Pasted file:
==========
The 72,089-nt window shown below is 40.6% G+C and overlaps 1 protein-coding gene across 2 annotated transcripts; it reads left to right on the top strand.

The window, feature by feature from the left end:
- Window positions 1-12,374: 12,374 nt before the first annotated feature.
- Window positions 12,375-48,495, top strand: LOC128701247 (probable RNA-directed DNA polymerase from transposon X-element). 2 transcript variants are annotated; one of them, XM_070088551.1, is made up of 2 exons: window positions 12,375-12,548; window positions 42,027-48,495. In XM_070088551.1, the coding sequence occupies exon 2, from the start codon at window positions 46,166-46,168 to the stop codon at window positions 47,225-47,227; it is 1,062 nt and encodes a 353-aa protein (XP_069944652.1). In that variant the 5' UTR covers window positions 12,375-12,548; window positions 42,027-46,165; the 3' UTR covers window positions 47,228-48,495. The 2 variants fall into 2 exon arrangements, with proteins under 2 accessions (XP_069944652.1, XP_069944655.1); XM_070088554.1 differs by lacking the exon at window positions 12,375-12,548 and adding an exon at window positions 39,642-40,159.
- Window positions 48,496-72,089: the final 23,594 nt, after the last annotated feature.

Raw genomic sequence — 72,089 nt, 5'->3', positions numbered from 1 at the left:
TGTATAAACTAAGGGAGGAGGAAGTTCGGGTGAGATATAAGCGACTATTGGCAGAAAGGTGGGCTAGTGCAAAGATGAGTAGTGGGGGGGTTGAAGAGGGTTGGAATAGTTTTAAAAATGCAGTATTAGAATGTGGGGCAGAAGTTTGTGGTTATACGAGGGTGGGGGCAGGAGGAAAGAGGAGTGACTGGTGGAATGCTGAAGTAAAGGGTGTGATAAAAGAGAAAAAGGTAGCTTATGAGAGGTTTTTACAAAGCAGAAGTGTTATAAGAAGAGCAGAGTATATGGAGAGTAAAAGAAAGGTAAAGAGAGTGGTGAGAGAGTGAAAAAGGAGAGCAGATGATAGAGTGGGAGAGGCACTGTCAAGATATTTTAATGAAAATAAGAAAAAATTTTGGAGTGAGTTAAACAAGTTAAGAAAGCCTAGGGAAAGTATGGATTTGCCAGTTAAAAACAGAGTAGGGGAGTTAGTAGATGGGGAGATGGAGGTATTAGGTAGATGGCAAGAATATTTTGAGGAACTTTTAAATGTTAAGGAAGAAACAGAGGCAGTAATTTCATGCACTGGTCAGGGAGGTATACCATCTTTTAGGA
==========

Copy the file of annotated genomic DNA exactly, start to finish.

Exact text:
The 72,089-nt window shown below is 40.6% G+C and overlaps 1 protein-coding gene across 2 annotated transcripts; it reads left to right on the top strand.

The window, feature by feature from the left end:
- Window positions 1-12,374: 12,374 nt before the first annotated feature.
- Window positions 12,375-48,495, top strand: LOC128701247 (probable RNA-directed DNA polymerase from transposon X-element). 2 transcript variants are annotated; one of them, XM_070088551.1, is made up of 2 exons: window positions 12,375-12,548; window positions 42,027-48,495. In XM_070088551.1, the coding sequence occupies exon 2, from the start codon at window positions 46,166-46,168 to the stop codon at window positions 47,225-47,227; it is 1,062 nt and encodes a 353-aa protein (XP_069944652.1). In that variant the 5' UTR covers window positions 12,375-12,548; window positions 42,027-46,165; the 3' UTR covers window positions 47,228-48,495. The 2 variants fall into 2 exon arrangements, with proteins under 2 accessions (XP_069944652.1, XP_069944655.1); XM_070088554.1 differs by lacking the exon at window positions 12,375-12,548 and adding an exon at window positions 39,642-40,159.
- Window positions 48,496-72,089: the final 23,594 nt, after the last annotated feature.

Raw genomic sequence — 72,089 nt, 5'->3', positions numbered from 1 at the left:
TGTATAAACTAAGGGAGGAGGAAGTTCGGGTGAGATATAAGCGACTATTGGCAGAAAGGTGGGCTAGTGCAAAGATGAGTAGTGGGGGGGTTGAAGAGGGTTGGAATAGTTTTAAAAATGCAGTATTAGAATGTGGGGCAGAAGTTTGTGGTTATACGAGGGTGGGGGCAGGAGGAAAGAGGAGTGACTGGTGGAATGCTGAAGTAAAGGGTGTGATAAAAGAGAAAAAGGTAGCTTATGAGAGGTTTTTACAAAGCAGAAGTGTTATAAGAAGAGCAGAGTATATGGAGAGTAAAAGAAAGGTAAAGAGAGTGGTGAGAGAGTGAAAAAGGAGAGCAGATGATAGAGTGGGAGAGGCACTGTCAAGATATTTTAATGAAAATAAGAAAAAATTTTGGAGTGAGTTAAACAAGTTAAGAAAGCCTAGGGAAAGTATGGATTTGCCAGTTAAAAACAGAGTAGGGGAGTTAGTAGATGGGGAGATGGAGGTATTAGGTAGATGGCAAGAATATTTTGAGGAACTTTTAAATGTTAAGGAAGAAACAGAGGCAGTAATTTCATGCACTGGTCAGGGAGGTATACCATCTTTTAGGA